Two Chinese-born scientists were among the nine scientists recognized on Oct. 17 with a “Breakthrough Prize,” a $3 million Silicon Valley-funded award designed to bestow Oscar-level glamor upon its recipients.
Founded and sponsored by Sergey Brin, Priscilla Chan, Mark Zuckerberg, Pony Ma, Anne Wojcicki, and Yuri and Julia Milner, the prestigious awards aim to invigorate public engagement in the sciences by honoring, in the most lavish way possible, the cutting edge in three fundamental fields of basic science: Life Sciences, Fundamental Physics and Mathematics.
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This year, Xiaowei Zhuang of Harvard University was celebrated with a Breakthrough Prize in Life Sciences for her achievements in developing a new tool for super-resolution imagery, allowing for new insights into the internal structure of cells and molecules.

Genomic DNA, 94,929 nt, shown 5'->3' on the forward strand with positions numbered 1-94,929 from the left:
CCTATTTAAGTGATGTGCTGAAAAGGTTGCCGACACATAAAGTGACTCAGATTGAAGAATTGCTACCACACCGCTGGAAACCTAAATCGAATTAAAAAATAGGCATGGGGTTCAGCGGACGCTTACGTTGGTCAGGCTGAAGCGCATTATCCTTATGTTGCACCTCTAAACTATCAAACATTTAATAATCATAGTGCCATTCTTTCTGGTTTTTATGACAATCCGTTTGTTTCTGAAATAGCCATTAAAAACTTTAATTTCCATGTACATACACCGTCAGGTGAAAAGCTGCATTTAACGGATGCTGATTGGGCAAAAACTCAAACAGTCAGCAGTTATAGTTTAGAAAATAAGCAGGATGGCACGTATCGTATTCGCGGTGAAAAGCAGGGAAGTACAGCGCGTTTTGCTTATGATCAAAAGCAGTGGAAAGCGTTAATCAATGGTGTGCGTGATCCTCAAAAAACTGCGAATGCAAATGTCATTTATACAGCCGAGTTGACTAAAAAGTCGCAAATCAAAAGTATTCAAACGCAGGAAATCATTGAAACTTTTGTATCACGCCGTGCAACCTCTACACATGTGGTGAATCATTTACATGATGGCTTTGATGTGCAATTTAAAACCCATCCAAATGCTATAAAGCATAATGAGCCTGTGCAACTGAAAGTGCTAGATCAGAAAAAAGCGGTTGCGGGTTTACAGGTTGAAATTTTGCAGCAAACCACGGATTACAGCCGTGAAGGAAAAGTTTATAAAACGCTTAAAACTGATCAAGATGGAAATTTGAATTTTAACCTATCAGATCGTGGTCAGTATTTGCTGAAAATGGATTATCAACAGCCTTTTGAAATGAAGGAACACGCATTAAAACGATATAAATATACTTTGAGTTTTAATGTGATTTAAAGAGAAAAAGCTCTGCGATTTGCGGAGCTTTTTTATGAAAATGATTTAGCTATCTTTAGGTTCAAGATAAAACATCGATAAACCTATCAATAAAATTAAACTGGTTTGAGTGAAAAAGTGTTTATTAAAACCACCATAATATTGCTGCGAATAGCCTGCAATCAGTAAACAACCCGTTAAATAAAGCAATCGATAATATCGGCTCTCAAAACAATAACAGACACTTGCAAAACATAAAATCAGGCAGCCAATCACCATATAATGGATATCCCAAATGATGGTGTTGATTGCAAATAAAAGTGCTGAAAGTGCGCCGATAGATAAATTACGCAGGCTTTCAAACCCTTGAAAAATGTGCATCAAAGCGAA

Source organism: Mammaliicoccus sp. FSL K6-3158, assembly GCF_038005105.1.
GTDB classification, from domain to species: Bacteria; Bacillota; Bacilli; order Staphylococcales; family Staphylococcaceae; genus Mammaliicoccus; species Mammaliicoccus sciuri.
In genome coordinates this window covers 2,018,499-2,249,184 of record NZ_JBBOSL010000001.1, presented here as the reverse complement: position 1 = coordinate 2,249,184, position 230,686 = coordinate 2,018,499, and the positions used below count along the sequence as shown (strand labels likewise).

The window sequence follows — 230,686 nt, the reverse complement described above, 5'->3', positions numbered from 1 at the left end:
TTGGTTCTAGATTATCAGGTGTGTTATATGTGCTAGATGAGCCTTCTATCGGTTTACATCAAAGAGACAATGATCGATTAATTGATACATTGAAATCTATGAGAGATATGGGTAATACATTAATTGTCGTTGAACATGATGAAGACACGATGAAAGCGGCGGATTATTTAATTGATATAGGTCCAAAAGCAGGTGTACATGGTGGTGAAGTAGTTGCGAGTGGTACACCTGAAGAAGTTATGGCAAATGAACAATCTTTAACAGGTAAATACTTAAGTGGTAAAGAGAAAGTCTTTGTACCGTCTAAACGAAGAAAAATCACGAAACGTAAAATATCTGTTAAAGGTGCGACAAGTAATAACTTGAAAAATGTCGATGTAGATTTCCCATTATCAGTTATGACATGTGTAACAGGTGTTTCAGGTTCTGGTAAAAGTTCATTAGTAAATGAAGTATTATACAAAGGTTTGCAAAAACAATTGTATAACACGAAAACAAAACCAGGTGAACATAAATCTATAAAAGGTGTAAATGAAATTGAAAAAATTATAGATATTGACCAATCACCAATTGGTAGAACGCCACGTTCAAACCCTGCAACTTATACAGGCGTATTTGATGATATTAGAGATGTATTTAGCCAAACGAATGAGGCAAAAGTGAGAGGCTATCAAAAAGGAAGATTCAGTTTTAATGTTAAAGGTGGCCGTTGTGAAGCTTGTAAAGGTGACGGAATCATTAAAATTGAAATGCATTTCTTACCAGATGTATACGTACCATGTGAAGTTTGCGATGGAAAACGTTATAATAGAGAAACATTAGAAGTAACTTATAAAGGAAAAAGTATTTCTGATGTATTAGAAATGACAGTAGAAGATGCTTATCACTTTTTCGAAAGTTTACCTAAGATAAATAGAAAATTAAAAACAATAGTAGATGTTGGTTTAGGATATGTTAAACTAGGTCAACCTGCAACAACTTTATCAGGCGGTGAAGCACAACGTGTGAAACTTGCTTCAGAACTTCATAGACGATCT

Another Life Science prize was awarded to Zhijian “James” Chen from the University of Texas, who discovered a DNA-sensing enzyme that responds to both pathogen and host DNA, which has implications for treating cancer and auto-immune disorders.
Austrian Angelika Amon, from MIT, took home the third Life Science prize for determining the negative consequences of cells with an abnormal number of chromosomes (known as aneuploidy), particularly in cancer patients. The final Life Science prize was shared between Frank Bennett and Adrian Krainer, who collaborated in developing a gene therapy drug for treating Spinal Muscular Atrophy in infants.
Meanwhile, the Mathematics prize was awarded to Vincent Lafforgue for “groundbreaking work in multiple areas,” while the Physics prize was picked up by Charles Kane and Eugene Mele for discovering a revolutionary new class of electronic materials. Finally, an additional “Special Breakthrough Prize in Fundamental Physics” was awarded to Jocelyn Bell Burnell for the discovery of pulsars.